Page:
Your lordship must allow, that such a work as this, brought to perfection, would very much contribute to the glory of her Majesty's reign ; which ought to be recorded in words more durable than brass, and such as our posterity may read a thousand years hence, with pleasure as well as admiration. I always disapproved that false compliment to princes, that the most lasting monument they can have is the hearts of their subjects. It is indeed their greatest present felicity to reign in their subjects' hearts ; but these are too perishable to preserve their memories, which can only be done by the pens


able and faithful historians. And I take it to be your lordship's duty, as prime minister, to give order for inspecting our language, and rendering it fit to record the history of so great and good a princess. Besides, my lord, as disinterested as you appear to the world, I am convinced that no man is more in the power of a prevailing favourite passion than yourself; I mean, that desire of true and lasting honour, which you have borne along with you through every stage of your life. To this you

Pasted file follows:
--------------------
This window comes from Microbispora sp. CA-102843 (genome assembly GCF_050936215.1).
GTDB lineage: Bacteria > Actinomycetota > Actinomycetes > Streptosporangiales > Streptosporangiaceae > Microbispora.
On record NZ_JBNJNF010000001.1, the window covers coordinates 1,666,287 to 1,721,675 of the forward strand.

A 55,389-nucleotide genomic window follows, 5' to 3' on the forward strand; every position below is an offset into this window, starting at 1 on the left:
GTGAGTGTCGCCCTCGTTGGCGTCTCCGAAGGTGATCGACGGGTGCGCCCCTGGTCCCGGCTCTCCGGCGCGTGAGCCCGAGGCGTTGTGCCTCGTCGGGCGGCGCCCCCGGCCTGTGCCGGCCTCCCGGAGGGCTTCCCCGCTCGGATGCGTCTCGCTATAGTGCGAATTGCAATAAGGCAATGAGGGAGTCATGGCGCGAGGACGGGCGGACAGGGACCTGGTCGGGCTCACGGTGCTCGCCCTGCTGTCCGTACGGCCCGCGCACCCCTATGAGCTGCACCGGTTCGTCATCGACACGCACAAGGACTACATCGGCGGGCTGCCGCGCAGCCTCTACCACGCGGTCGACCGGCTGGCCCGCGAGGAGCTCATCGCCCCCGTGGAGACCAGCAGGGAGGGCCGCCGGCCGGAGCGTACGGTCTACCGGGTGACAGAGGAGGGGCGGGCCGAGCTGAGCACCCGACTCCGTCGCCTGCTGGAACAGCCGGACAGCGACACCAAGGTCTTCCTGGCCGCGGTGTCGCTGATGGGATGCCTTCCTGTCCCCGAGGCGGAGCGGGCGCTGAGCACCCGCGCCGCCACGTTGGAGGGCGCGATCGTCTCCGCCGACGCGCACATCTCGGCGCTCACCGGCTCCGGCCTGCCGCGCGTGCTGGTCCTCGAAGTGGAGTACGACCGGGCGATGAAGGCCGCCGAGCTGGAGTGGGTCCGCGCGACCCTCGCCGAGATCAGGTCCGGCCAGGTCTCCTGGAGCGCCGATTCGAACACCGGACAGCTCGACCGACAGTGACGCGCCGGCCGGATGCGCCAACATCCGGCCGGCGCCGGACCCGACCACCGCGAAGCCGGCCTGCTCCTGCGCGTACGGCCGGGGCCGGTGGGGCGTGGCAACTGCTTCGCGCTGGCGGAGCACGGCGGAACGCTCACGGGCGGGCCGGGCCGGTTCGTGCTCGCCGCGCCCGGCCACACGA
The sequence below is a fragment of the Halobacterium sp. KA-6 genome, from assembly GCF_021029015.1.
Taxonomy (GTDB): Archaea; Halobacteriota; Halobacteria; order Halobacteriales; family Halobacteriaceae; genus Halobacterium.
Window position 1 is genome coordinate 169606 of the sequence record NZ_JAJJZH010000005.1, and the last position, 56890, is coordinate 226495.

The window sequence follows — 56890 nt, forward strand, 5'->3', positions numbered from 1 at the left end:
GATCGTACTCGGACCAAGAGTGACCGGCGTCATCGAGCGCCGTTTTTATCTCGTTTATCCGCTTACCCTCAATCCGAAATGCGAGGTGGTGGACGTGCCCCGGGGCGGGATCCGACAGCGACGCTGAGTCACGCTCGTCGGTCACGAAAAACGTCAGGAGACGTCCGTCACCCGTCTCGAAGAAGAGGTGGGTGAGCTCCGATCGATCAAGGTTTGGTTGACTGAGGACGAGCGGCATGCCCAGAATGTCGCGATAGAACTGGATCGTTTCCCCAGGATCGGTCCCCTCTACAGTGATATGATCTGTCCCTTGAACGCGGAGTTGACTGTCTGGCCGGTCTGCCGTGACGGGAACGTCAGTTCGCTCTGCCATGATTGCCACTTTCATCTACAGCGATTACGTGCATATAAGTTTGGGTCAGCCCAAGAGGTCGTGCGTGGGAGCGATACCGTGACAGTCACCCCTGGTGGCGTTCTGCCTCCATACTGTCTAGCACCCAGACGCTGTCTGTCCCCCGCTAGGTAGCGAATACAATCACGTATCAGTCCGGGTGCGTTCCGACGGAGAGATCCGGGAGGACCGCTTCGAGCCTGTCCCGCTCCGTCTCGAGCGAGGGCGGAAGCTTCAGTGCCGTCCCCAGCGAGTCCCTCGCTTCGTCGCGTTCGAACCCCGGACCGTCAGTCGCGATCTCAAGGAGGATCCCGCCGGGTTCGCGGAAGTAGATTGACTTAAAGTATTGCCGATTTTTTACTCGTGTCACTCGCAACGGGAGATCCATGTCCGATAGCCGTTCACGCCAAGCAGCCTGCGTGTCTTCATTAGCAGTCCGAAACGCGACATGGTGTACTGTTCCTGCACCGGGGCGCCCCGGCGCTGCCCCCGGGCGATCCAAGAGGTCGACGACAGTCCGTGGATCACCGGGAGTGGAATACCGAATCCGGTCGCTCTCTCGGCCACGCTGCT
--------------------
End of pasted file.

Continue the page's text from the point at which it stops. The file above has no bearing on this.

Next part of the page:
have often sacrificed your interest, your ease, and your health ; for preserving and increasing this, you have exposed your person to secret treachery, and open violence. There is not, perhaps, an example in history of any minister, who, in so short a time, has performed so many great things, and overcome so many difficulties. Now, though I am fully convinced that you fear God, honour your Queen, and love your country, as much as any

of your fellow-subjects, yet I must believe that the desire of fame has been no inconsiderable motive to quicken you in the pursuit of those actions which will best deserve it. But, at the same time, I must be so plain as to tell your lordship, that if you will not take some care to settle our language, and put it into a state of continuance, I cannot promise that your memory shall be preserved above a hundred years, farther than by imperfect tradition.